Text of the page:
Tuesday, June 18, 2013

Why Are There No Women in the Gang of Eight?

When I was reading Joan Walsh's article on Marco Rubio's split personality on immigration in Salon, one passage really struck me:
Before the flap over Rubio’s aide’s comment, what I thought was most interesting about Lizza’s piece was the length Rubio’s fellow gang members have gone to placate him. On the record, Sen. Chuck Schumer told Lizza: “[Rubio’s] the real deal. He is smart, he is substantive. He knows when to compromise and when to hold. And he’s personable.’” Wow, Chuck, you left out handsome! But wait: According to Lizza, an aide to New Jersey Sen. Robert Menendez said, “If the Gang were a group of high-school students, Rubio would be the cool jock and the captain of the football team, with whom everyone wanted to hang out.”

Um, OK, I guess that underscores that the Gang of Eight is all male.
Although she noted this in somewhat of an aside, I think it's noteworthy and frequently overlooked that the Gang of Eight is all male.  We now have a record 20 women serving in the Senate.  If we were going for Senate proportionality (rather than population proportionality), then there would be 1.6 women in the Gang of 8.  So, we might expect one or two female senators to be a part of the group working on what the President often frames as perhaps the biggest priority for his second term agenda. Such senators could bring a different perspective as well as stronger ties to different stakeholders like women's advocacy groups (or even children's advocacy groups) and could be, through experience, more attuned to the needs of working immigrant women and mothers. Do we see one, maybe two women in the Gang?  Nope.  Nadie.

California, the state with the largest number of unauthorized immigrants and the second highest percentage of unauthorized immigrants (by population), has two female senators: Barbara Boxer and Diane Feinstein.  Back in the 2007 immigration debates, Boxer was an outspoken opponent of the "guest worker" provision that would have enabled employers to exploit low-wage workers.  She has been a strong supporter of comprehensive immigration reform, co-sponsoring the AgJOBS Act of 2009 and calling on Obama back in 2010 to push for a comprehensive immigration bill that year.  She would have been a valuable addition to any "gang" working on immigration reform.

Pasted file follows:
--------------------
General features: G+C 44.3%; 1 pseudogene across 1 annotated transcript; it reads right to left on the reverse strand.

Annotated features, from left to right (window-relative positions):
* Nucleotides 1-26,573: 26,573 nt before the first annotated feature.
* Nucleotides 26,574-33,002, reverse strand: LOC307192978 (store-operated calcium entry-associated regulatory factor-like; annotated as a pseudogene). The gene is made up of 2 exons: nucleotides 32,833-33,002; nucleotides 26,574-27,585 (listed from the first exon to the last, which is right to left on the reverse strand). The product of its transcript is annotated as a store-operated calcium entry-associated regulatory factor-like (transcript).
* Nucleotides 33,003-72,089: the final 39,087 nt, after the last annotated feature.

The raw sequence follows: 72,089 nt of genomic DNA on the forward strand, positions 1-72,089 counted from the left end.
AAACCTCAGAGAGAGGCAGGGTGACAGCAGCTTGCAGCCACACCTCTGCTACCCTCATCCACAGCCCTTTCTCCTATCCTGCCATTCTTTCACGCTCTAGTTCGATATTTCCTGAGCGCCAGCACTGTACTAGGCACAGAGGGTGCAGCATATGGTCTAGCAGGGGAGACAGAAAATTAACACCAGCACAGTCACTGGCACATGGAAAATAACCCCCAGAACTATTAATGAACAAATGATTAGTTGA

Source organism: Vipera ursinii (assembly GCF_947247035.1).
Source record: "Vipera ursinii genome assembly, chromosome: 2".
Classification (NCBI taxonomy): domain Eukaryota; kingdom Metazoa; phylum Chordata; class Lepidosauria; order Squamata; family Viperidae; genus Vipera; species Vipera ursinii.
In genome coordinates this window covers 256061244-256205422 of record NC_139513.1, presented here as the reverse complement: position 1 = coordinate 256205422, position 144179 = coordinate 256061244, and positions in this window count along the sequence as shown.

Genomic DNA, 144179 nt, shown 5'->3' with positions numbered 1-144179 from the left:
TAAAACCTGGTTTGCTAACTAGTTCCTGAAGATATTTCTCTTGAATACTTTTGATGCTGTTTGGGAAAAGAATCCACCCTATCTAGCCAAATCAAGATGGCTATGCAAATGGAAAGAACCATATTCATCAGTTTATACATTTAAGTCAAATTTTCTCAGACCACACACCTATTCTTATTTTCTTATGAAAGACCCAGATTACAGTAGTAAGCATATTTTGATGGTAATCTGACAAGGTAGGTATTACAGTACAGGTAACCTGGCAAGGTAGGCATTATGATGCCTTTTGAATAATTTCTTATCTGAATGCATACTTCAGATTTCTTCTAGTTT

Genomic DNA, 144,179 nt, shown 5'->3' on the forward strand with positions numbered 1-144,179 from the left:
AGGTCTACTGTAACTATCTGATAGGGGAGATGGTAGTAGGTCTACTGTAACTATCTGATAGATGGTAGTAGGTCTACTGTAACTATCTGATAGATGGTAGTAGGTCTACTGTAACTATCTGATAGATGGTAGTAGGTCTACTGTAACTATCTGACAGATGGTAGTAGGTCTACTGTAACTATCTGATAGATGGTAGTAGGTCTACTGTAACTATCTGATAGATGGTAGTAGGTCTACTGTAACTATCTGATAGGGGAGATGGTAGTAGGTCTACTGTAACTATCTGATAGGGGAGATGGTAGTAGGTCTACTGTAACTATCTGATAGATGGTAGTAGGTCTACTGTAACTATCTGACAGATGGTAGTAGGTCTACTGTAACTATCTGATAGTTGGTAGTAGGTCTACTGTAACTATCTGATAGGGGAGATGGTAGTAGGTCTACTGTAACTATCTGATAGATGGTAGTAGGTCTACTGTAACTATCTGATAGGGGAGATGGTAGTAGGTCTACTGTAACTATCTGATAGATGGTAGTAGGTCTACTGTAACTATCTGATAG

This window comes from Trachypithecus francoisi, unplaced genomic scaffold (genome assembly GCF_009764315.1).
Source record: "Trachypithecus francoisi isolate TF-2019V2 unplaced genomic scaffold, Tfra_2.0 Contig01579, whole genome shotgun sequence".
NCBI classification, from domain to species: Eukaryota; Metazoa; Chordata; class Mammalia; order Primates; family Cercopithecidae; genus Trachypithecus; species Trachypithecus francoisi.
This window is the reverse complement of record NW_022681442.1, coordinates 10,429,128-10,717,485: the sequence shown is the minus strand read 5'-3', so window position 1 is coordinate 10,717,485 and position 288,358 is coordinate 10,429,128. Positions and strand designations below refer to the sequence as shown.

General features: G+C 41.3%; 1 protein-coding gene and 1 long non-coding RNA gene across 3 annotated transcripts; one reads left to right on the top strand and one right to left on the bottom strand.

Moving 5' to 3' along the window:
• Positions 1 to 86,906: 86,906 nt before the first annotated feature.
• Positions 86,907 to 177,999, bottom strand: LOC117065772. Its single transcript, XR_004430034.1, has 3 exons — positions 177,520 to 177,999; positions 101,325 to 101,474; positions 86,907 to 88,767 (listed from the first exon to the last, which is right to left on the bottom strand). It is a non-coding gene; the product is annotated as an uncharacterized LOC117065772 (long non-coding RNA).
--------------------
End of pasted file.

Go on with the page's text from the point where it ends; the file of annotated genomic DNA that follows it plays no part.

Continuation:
The Gang of 8 consists of the two Cuban-American Senators: Bob Menendez (D-NJ) and Marco Rubio (R-FL)---who both hail from states with large foreign-born populations.  We have Democrat Michael Bennet from Colorado, the state with the 7th largest Hispanic population (by %).  Rounding out the Democratic side, we have Obama's right-hand man and Senate Majority Whip Dick Durbin (D-IL) and Chuck Schumer (D-NY), the third-ranking Democrat in the Senate (after Reid and Durbin) who hails from a state with large Hispanic and foreign-born populations.  Rounding out the Republican side, we have Lindsey Graham from South Carolina, a state with a relatively small but very rapidly growing Hispanic population.  We have John McCain (R-AZ), the co-architect (along with Ted Kennedy) of the 2007 attempt at immigration reform.  Arizona, a border state, has the fourth largest Hispanic population.  We then have the junior senator from Arizona, too, freshman Jeff Flake.  It seems strange to me that both of Arizona's senators are part of the gang when California, which has larger Hispanic and foreign-born populations (by total and by percentage, has no one in the gang.
If the Gang of 8 was willing to invite freshman into its clique, then why not Mazie Hirono instead of Jeff Flake?  Hirono, for one, is an immigrant herself.  She was born in Fukushima, Japan, and came to Hawaii with her mother and older brother at age eight in 1955.  Although politicians and pundits discuss CIR only through the lens of the Hispanic population, Asians  recently surpassed Hispanics as the largest wave of new immigrants to the United States. An Asian-born female senator who dealt with immigration as a young child would bring a valuable perspective to the discussion and would also likely have the strongest ties to Asian-American stakeholder groups. We saw her sense of family and compassion at work when she offered an amendment to the bill that would have expanded family visas so that people in extreme hardship could petition for green cards for their adult children or siblings.  However, Schumer and Durbin shot it down just as they did with Pat Leahy's amendment to extend protections to gay and lesbian couples.

As comprehensive immigration reform will have far-reaching effects on women and families, one would think that the "gang" in charge of drafting the bill could have found at least one woman.

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